Horticultural Therapy

History and Practice

Horticultural therapy is a time-proven practice. The therapeutic benefits of garden environments have been documented since ancient times. In the 19th century, Dr. Benjamin Rush, a signer of the Declaration of Independence and recognized as the "Father of American Psychiatry," was first to document the positive effect working in the garden had on individuals with mental illness.

In the 1940s and 1950s, rehabilitative care of hospitalized war veterans significantly expanded acceptance of the practice. No longer limited to treating mental illness, horticultural therapy practice gained in credibility and was embraced for a much wider range of diagnoses and therapeutic options. Today, horticultural therapy is accepted as a beneficial and effective therapeutic modality. It is widely used within a broad range of rehabilitative, vocational, and community settings.

Horticultural therapy techniques are employed to assist participants to learn new skills or regain those that are lost. Horticultural therapy helps improve memory, cognitive abilities, task initiation, language skills, and socialization. In physical rehabilitation, horticultural therapy can help strengthen muscles and improve coordination, balance, and endurance. In vocational horticultural therapy settings, people learn to work independently, problem solve, and follow directions. Horticultural therapists are professionals with specific education, training, and credentials in the use of horticultural for therapy and rehabilitation. Read the formal definition of the role of horticultural therapists.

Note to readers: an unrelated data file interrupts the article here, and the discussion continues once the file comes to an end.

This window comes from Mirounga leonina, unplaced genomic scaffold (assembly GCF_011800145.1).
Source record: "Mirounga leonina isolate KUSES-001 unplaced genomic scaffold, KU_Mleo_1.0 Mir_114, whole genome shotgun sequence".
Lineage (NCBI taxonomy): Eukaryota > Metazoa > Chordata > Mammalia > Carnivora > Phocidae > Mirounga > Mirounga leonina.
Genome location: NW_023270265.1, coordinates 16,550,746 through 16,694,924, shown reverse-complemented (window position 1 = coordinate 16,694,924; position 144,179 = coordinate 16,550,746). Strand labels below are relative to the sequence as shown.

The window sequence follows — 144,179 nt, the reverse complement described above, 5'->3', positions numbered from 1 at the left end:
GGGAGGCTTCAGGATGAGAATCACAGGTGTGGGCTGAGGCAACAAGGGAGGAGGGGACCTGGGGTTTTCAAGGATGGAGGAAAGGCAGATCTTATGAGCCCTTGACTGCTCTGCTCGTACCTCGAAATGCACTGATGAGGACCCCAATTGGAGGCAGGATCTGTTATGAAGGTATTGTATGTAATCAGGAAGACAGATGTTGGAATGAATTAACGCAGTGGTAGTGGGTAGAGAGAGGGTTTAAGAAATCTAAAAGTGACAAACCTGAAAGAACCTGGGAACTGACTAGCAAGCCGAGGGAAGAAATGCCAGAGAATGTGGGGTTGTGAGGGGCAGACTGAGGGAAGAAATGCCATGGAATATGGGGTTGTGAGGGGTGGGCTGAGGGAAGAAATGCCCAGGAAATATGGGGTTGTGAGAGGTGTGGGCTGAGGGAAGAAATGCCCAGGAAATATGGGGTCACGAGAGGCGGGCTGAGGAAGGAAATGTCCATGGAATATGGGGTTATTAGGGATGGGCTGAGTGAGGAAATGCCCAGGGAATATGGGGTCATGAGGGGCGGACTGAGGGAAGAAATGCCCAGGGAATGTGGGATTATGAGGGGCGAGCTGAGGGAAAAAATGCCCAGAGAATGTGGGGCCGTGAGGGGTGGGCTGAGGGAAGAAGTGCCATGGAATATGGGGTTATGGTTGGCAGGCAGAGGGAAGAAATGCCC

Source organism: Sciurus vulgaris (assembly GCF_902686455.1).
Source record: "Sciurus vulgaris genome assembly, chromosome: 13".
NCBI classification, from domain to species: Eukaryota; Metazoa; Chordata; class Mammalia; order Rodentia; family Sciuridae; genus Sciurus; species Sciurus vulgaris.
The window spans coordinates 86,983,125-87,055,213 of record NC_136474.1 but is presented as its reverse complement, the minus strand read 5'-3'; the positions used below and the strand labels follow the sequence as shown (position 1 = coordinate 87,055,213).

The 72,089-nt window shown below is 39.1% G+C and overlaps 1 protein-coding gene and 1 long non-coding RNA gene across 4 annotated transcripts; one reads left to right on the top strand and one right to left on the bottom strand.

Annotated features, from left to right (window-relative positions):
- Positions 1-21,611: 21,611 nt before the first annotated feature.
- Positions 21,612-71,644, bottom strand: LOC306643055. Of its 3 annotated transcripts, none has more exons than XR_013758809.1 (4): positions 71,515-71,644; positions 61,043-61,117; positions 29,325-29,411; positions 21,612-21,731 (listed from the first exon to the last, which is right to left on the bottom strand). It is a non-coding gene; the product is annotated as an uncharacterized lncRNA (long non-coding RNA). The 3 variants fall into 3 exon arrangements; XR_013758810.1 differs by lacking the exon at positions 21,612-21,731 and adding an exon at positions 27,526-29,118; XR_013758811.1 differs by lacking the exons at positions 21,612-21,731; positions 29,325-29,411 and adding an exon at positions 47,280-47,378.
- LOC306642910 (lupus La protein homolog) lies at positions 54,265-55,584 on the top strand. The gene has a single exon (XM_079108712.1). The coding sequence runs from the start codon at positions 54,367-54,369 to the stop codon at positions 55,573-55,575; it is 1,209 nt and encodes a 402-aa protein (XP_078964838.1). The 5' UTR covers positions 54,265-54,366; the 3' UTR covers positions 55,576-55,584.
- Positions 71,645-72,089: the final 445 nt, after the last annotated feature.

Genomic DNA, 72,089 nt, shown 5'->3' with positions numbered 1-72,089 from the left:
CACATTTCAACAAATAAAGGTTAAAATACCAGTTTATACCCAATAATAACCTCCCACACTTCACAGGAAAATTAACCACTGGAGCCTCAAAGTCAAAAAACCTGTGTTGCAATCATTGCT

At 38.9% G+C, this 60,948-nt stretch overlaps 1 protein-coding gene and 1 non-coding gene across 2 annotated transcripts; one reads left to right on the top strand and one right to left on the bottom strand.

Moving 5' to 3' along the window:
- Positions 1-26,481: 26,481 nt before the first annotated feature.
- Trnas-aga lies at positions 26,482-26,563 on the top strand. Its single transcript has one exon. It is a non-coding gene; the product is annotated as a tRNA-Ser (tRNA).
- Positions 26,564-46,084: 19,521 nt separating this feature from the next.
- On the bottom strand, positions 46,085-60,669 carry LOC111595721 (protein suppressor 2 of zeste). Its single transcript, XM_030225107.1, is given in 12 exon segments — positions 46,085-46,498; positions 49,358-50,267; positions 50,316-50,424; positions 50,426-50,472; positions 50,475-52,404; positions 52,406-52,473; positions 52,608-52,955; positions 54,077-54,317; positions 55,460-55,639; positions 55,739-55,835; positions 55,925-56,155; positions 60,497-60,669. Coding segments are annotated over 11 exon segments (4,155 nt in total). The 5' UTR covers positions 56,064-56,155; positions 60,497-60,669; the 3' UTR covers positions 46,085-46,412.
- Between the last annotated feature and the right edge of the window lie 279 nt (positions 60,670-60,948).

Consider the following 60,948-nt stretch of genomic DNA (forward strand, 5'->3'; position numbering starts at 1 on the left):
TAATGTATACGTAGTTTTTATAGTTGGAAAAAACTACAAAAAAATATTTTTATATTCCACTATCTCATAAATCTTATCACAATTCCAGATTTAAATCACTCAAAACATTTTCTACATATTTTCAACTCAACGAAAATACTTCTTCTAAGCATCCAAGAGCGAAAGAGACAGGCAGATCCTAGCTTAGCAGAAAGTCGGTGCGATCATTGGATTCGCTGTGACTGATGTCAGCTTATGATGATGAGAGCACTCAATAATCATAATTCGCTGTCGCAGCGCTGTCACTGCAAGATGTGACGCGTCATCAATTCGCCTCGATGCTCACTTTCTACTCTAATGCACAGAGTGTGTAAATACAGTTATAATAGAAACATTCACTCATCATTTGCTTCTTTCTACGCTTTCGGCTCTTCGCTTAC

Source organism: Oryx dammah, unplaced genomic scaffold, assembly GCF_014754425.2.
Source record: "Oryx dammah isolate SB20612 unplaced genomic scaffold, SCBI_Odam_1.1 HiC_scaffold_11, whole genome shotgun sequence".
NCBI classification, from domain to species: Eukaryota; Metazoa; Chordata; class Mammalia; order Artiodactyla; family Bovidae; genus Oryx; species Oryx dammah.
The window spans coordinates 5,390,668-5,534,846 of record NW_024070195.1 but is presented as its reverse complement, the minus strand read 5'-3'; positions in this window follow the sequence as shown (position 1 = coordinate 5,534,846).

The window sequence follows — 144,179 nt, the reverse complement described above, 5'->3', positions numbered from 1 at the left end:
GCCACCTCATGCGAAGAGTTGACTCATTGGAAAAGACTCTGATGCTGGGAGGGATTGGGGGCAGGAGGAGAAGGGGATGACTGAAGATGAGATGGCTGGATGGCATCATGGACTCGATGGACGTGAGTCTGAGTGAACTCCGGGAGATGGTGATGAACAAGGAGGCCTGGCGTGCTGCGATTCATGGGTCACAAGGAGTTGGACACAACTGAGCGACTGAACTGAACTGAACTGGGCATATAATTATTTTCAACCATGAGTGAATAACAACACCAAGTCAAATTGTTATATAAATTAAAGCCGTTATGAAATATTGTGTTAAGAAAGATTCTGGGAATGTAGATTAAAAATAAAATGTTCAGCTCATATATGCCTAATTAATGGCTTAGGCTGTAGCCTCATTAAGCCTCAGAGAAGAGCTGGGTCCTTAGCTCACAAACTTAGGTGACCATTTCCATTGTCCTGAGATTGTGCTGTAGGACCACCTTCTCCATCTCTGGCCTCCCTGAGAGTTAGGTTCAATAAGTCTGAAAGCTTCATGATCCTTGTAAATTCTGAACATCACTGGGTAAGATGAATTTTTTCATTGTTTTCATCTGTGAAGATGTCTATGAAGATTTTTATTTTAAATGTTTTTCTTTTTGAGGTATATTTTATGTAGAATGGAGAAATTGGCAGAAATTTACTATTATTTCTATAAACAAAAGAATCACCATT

For a comprehensive overview of the practice of horticultural therapy, please read the AHTA Position Paper. To follow the latest media buzz on horticultural therapy, visit our blog


Definition of a Horticultural Therapist

Horticultural therapists have a foundation of knowledge in plant science, human science, and horticultural therapy principles and experience in the application of horticultural therapy practices.

As the American Horticultural Therapy Association strives towards certification for horticultural therapists, public awareness of what is, and what is not, a horticultural therapist is essential for professional recognition.

The American Horticultural Therapy Association supports the definition that a horticultural therapist is someone who:

  • Has a minimum of a bachelor’s degree in horticultural therapy, or the minimum of a bachelor’s degree with additional coursework in plant science, human science, and horticultural therapy.
  • Has completed a 480-hour internship in horticultural therapy.
  • Is professionally registered as a horticultural therapist with the American Horticultural Therapy Association as an HTR, Horticultural Therapist-Registered.